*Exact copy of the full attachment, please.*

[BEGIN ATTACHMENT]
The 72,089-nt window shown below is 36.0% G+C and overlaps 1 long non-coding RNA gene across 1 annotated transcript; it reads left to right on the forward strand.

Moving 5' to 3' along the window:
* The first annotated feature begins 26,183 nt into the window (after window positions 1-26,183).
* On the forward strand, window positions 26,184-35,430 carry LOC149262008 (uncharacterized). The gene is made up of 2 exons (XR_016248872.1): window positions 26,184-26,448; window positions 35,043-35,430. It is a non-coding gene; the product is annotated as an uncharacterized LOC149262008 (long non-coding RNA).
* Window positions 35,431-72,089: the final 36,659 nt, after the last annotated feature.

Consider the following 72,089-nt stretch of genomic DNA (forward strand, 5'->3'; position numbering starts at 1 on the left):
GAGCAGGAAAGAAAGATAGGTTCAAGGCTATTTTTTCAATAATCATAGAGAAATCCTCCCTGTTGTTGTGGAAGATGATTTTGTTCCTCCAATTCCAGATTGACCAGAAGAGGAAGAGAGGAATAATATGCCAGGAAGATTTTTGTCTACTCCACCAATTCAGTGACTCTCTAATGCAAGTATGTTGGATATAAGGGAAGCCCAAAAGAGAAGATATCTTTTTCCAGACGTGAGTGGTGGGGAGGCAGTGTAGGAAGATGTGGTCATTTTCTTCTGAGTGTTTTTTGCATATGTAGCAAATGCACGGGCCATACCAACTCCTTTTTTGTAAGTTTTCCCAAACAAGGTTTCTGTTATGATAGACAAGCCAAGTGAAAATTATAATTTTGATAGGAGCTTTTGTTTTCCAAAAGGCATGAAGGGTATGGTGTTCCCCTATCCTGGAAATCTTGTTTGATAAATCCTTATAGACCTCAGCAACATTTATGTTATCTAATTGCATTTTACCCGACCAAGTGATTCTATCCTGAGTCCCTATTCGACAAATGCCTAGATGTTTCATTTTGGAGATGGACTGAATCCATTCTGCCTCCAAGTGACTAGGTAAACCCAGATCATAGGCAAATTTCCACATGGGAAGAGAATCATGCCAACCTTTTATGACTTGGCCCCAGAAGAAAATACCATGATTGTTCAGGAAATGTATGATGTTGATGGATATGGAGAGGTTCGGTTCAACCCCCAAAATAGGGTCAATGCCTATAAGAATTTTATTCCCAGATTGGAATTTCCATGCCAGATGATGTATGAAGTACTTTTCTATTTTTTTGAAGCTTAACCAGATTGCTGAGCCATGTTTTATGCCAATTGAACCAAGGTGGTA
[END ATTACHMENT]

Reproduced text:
The 72,089-nt window shown below is 36.0% G+C and overlaps 1 long non-coding RNA gene across 1 annotated transcript; it reads left to right on the forward strand.

Moving 5' to 3' along the window:
* The first annotated feature begins 26,183 nt into the window (after window positions 1-26,183).
* On the forward strand, window positions 26,184-35,430 carry LOC149262008 (uncharacterized). The gene is made up of 2 exons (XR_016248872.1): window positions 26,184-26,448; window positions 35,043-35,430. It is a non-coding gene; the product is annotated as an uncharacterized LOC149262008 (long non-coding RNA).
* Window positions 35,431-72,089: the final 36,659 nt, after the last annotated feature.

Consider the following 72,089-nt stretch of genomic DNA (forward strand, 5'->3'; position numbering starts at 1 on the left):
GAGCAGGAAAGAAAGATAGGTTCAAGGCTATTTTTTCAATAATCATAGAGAAATCCTCCCTGTTGTTGTGGAAGATGATTTTGTTCCTCCAATTCCAGATTGACCAGAAGAGGAAGAGAGGAATAATATGCCAGGAAGATTTTTGTCTACTCCACCAATTCAGTGACTCTCTAATGCAAGTATGTTGGATATAAGGGAAGCCCAAAAGAGAAGATATCTTTTTCCAGACGTGAGTGGTGGGGAGGCAGTGTAGGAAGATGTGGTCATTTTCTTCTGAGTGTTTTTTGCATATGTAGCAAATGCACGGGCCATACCAACTCCTTTTTTGTAAGTTTTCCCAAACAAGGTTTCTGTTATGATAGACAAGCCAAGTGAAAATTATAATTTTGATAGGAGCTTTTGTTTTCCAAAAGGCATGAAGGGTATGGTGTTCCCCTATCCTGGAAATCTTGTTTGATAAATCCTTATAGACCTCAGCAACATTTATGTTATCTAATTGCATTTTACCCGACCAAGTGATTCTATCCTGAGTCCCTATTCGACAAATGCCTAGATGTTTCATTTTGGAGATGGACTGAATCCATTCTGCCTCCAAGTGACTAGGTAAACCCAGATCATAGGCAAATTTCCACATGGGAAGAGAATCATGCCAACCTTTTATGACTTGGCCCCAGAAGAAAATACCATGATTGTTCAGGAAATGTATGATGTTGATGGATATGGAGAGGTTCGGTTCAACCCCCAAAATAGGGTCAATGCCTATAAGAATTTTATTCCCAGATTGGAATTTCCATGCCAGATGATGTATGAAGTACTTTTCTATTTTTTTGAAGCTTAACCAGATTGCTGAGCCATGTTTTATGCCAATTGAACCAAGGTGGTA